• make deep and slow breathing patterns.
  • start with a four count repetition for each routine.
  • for added weight, increase your reps in increments of four - 4, 8, 12, 16, 20
  • why 4? Because a standard measure in music is done in 4 beats for every measure.
  • make sure that participants are in good health condition before engaging them in these exercises. For safety reasons, start with the first routine and give enough time before moving on the rest of the list.

Related readings:

Friday, November 25, 2011

Harmonizing with Different Voices

singing choir

Never have I thought that my small community choir could soon take advantage of utilizing the vocal ranges. Singing in a four-part voice is something that I think was impossible for a small group like us could ever consider.

For several years, we went on serving church "masses" and singing for choir services in two-part voices or frequently in unison. It was so difficult for everybody to reach the notes that are not really meant for some of us to sing. Untrained about the vocal range, we try to sing beyond what our voices can never really perceive. Guys sing farther and higher through their deep warm tones. The ladies try to pitch themselves down to achieve the low notes despite their high and angelic voices. A terrible mismatch as you can see!

Curious on the trouble we are facing, I started looking for answers. May be, there is someway to straighten out the situation.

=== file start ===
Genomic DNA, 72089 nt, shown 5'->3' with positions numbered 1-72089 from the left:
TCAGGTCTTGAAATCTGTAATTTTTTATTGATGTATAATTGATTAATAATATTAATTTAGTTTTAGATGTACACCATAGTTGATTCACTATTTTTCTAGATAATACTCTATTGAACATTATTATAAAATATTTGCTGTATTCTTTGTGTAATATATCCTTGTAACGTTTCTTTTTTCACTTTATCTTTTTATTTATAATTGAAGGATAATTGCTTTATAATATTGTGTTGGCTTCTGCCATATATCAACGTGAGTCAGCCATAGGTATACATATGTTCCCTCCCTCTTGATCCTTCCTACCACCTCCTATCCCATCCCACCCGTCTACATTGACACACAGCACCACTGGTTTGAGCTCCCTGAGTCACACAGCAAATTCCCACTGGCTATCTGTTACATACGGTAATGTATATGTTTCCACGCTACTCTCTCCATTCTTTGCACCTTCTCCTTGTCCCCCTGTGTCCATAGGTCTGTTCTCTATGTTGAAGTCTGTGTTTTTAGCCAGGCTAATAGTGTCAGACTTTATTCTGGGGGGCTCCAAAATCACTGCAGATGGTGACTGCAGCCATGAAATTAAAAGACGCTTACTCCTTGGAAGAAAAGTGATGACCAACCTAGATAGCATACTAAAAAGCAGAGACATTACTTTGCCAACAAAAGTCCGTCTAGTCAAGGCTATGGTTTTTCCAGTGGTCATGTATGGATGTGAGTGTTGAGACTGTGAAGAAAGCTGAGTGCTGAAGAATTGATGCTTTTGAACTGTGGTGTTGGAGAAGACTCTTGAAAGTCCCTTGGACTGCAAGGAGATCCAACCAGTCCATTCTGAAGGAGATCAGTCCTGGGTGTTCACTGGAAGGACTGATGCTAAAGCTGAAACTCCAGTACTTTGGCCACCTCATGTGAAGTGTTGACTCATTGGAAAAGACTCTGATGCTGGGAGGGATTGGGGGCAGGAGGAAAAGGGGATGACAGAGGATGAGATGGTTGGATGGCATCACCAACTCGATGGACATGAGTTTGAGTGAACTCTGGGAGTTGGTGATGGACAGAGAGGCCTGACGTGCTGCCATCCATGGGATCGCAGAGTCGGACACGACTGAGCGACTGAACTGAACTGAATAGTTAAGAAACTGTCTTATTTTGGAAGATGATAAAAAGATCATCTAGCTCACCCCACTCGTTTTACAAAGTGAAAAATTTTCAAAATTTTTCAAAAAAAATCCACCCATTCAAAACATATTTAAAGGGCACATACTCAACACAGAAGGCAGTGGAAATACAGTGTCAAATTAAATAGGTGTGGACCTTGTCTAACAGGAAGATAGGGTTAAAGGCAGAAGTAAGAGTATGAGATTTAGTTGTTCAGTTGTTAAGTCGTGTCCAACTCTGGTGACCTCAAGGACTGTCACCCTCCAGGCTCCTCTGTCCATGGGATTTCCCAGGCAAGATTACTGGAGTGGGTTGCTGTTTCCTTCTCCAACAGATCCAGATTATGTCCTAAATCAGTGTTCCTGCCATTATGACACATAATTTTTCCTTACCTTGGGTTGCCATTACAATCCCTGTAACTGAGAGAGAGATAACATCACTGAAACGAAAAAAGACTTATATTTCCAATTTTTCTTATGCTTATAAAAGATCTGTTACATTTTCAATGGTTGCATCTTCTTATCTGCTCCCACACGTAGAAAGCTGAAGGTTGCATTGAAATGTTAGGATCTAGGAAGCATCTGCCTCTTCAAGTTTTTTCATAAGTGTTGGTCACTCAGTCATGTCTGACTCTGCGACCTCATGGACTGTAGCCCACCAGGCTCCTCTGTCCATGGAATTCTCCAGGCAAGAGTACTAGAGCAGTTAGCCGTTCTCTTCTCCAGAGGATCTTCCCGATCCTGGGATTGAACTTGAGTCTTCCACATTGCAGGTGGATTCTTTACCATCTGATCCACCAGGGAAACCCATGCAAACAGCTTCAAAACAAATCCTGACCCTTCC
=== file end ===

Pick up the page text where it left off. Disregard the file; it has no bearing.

So I looked into several books and surfed to various websites for the answer. Only then I realized the bottom line of our problem. We do not make use of what is written in the song books that we use. That is, taking into account the voices as written by the composers - SATB! Vocal range as they call it.

So then, why didn't we thought about that in the first place?

Wednesday, November 23, 2011

Avoiding crammed rehearsals

One thing that me and my choir didn't realize before that we are always in a rush when we practice our repertoire. As if we were crammed to finish all the songs that will make up our list for the coming Sunday mass. In the end, we fail to deliver the songs as they were supposed to be performed and a disapproving congregation will soon reach our ears.

So, I asked myself, "What am I missing?.... Is it my choir not able to absorb the things that I taught them? Or am I too lax in the way I handle them?"

I decided to put an end to it and started analyzing weighing on things that might alleviate the problem.

One solution that I found was to map out our year round activity since the Catholic "Masses" are celebrated based on a theme and follows a certain season.

Sunday, November 6, 2011

Be sharp and on the dot!

It has been two (2) years since we started following a standard protocol in time, we have minimized the chances of tardiness in our ministerial services and rehearsals. Tardiness is a common scene for some groups.

Overtime, we have witnessed the group’s tendency to follow what we call “Filipino time”. If you know how DST (day light saving time) works, this one goes the opposite way. Coming a few minutes to an hour late was so termed and a shameful word to have been implied by us ‘Pinoys.’

Being on time or at least a few minutes early before the agreed schedule has so many perks. It assures your attendance to a specific event. It imbibes a character of being punctual and true to your word. Moreover, it seals a continuous flow in a day’s work away from further delays. Less tasks for the following days.

My choir has followed this standard procedure when we have scheduled performances and services to the church (Catholic). An hour before our schedule is our optimum time to have departed from our meet-up location. We give (at least) a 15-minute grace period for everyone to get to our meeting place. Most of the time, we travel in groups when we attend to our services and we do enjoy most of it.